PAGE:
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An unusual, wonderful, even visionary account of the early years of computers - a source of koans for coders

I haven't yet read +George Dyson's book Turing's Cathedral but I've watched its development, and heard George talk about it many times. (His keynote at OSCON a half-dozen years ago got a standing ovation.) George is a wonderful historian and a keen thinker.

This Guardian review is mixed but overwhelmingly positive, and suggests that that book is one of those rare books that matter. After criticizing the book for its sprawling difficulty, the review outlines three reasons why it is a "must-read":

"One: no other book about the beginnings of the digital age brings to life anything like so vividly or appreciatively the immense engineering difficulty of creating electronic logic for the first time; of creating originally, and without a template, the pattern of organisation which has since become absolutely routine, and been etched on silicon at ever smaller micron-distances in chip foundries. ...

"Two: no other book has engaged so intelligently and disconcertingly with the digital age's relationship to nuclear weapons research, not just as a moral quandary to do with funding, but as an indispensable developmental influence ....

"Three: no other book – this is where we get visionary – makes the connections this one does between the lessons of the computer's origin and the possible paths of its future."
+John Brockman titled his email to the mailing list "An unusual, wonderful, even visionary account of the early years of computers - a source of koans for coders." That seems a nice summary of George's book.
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Thanks for the reminder; downloaded.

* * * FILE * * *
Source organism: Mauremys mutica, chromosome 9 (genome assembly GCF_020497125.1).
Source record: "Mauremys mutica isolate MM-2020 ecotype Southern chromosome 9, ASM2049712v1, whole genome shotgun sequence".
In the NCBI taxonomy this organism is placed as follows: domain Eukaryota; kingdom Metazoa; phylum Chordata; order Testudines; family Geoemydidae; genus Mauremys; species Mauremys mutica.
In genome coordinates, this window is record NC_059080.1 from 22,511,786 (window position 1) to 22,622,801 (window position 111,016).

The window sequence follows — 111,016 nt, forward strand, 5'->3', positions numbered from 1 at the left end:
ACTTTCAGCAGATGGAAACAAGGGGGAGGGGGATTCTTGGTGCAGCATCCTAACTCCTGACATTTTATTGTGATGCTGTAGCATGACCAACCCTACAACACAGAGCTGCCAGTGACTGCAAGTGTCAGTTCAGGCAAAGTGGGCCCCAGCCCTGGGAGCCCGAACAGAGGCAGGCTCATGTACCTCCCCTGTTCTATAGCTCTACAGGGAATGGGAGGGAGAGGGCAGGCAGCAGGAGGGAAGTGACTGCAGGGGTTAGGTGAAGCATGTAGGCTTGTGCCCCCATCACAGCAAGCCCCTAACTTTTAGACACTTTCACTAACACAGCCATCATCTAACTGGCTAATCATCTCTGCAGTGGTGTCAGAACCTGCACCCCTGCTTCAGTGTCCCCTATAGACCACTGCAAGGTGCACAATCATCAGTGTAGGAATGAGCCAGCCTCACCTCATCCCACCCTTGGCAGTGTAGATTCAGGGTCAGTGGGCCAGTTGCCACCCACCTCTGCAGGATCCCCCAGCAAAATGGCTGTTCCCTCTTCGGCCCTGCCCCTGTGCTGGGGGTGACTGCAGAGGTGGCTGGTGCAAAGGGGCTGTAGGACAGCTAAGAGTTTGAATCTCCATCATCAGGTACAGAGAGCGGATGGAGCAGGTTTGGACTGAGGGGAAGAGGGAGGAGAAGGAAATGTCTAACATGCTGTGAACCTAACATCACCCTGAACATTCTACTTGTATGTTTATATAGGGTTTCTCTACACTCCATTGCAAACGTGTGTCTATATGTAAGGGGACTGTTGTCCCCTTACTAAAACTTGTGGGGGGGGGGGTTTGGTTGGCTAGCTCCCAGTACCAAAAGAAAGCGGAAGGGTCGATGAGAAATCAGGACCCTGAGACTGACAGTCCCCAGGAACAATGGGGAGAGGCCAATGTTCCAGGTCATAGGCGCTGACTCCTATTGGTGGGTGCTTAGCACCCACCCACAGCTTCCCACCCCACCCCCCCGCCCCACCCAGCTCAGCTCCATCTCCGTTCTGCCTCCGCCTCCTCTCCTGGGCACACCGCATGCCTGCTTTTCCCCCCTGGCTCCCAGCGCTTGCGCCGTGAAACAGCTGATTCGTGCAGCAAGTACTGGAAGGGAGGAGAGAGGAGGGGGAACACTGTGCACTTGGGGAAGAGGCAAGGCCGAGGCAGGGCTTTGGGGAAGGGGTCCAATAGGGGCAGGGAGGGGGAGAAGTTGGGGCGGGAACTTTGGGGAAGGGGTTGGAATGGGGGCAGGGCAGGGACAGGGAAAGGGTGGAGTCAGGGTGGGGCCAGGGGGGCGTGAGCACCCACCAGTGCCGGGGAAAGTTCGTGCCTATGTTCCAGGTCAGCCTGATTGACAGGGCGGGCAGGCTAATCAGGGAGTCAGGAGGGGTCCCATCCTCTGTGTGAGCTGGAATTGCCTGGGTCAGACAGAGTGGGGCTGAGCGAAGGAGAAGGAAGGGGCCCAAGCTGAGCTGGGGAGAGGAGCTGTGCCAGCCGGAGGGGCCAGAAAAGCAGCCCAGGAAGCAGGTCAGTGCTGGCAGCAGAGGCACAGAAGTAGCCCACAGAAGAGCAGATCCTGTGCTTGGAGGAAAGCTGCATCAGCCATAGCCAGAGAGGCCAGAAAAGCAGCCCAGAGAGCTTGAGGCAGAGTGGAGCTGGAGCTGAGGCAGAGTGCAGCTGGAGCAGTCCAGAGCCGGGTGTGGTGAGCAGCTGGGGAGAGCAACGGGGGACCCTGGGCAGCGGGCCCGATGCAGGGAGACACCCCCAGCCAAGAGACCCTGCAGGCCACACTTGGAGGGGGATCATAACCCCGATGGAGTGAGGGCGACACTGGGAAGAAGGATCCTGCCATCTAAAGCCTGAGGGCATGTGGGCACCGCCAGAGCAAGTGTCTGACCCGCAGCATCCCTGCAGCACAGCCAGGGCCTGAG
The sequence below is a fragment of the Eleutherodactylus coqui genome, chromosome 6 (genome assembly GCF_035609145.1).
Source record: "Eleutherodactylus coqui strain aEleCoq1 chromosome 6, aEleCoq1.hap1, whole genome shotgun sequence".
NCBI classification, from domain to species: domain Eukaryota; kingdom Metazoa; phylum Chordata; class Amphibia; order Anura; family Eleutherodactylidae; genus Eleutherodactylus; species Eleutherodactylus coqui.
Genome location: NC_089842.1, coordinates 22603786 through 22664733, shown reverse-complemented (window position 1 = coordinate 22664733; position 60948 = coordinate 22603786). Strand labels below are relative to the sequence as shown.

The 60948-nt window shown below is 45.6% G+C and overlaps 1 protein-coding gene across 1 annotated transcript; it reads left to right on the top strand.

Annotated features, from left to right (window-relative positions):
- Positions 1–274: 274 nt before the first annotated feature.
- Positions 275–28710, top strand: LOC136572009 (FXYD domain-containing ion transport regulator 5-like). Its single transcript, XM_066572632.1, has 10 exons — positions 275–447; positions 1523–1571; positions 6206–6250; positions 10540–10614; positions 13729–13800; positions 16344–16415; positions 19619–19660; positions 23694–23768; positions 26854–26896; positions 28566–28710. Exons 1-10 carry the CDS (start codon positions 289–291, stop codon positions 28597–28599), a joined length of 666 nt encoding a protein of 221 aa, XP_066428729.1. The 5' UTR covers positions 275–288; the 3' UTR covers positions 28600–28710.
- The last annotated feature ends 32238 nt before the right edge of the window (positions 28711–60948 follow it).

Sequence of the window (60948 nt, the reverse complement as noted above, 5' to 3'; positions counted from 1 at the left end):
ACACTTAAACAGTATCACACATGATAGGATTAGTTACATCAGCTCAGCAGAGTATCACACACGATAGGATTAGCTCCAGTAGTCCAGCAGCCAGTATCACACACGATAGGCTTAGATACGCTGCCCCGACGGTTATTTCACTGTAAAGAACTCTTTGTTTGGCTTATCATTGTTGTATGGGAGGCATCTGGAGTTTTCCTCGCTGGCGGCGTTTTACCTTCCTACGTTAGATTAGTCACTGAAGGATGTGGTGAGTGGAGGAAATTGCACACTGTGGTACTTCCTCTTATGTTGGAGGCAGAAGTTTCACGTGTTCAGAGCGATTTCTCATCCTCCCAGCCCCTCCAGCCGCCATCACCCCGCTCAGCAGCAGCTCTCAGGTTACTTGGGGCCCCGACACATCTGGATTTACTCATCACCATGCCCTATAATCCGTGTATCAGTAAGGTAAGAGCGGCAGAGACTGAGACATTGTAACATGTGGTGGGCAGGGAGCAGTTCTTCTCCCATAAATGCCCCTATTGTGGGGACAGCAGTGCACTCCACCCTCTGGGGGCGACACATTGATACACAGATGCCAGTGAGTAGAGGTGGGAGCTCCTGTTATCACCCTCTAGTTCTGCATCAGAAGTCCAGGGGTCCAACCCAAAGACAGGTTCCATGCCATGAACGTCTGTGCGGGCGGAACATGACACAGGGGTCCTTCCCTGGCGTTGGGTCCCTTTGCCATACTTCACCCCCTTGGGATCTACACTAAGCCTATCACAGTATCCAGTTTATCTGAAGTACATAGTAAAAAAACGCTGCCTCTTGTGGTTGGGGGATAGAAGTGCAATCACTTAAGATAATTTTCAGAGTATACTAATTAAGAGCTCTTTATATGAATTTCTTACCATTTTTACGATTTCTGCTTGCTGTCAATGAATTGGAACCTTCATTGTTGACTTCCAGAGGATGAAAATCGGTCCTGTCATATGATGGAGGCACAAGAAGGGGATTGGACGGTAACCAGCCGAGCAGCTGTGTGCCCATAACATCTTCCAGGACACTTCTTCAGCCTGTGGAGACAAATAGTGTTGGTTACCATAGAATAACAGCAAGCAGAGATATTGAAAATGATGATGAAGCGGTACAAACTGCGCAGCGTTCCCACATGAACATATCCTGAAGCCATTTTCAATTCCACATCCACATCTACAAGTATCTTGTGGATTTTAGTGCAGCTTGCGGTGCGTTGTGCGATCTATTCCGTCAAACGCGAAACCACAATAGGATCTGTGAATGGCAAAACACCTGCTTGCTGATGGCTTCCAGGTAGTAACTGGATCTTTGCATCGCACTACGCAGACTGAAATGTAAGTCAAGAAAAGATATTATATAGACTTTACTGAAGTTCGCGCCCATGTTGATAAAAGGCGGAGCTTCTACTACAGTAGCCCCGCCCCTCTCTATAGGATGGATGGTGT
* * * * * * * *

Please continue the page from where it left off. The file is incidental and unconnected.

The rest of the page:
+Tim O'Reilly You should read it, and you'll enjoy it, but I agree with the review. I read George's book in manuscript and told him there were 3 books in it he should unravel. It is a network book, a web of related stories. I think he did a better job in summarizing the main thrust of his book in this interview I did with him for Wired:
George Dyson is speaking at the Commonwealth Club in San Francisco tomorrow (Thursday) night. I'm already signed up.
Strange. At Amazon, the Kindle eBook edition is more expensive than the hardcover. Is this a sign of something?
Thank you for posting this. Adding to my reading list now.
and all that technology and research was given way free of charge The Post Office engineer who turned Turins vision into reality Tommy Flowers was given £1000 and this didnt even cover his outlay this is an outrage an easier book on this and the entire Ultra Bletchley Park thing ENIGMA the battle for the code Hugh Sebag-Montefiore ISBN 9780304366620
Eniac? Another is "Where Wizards Stay Up Late."
Thanks. Just got on Audible. I'll be 'reading' on the drive home.
Was lucky to attend a talk by him today and receive a signed copy.
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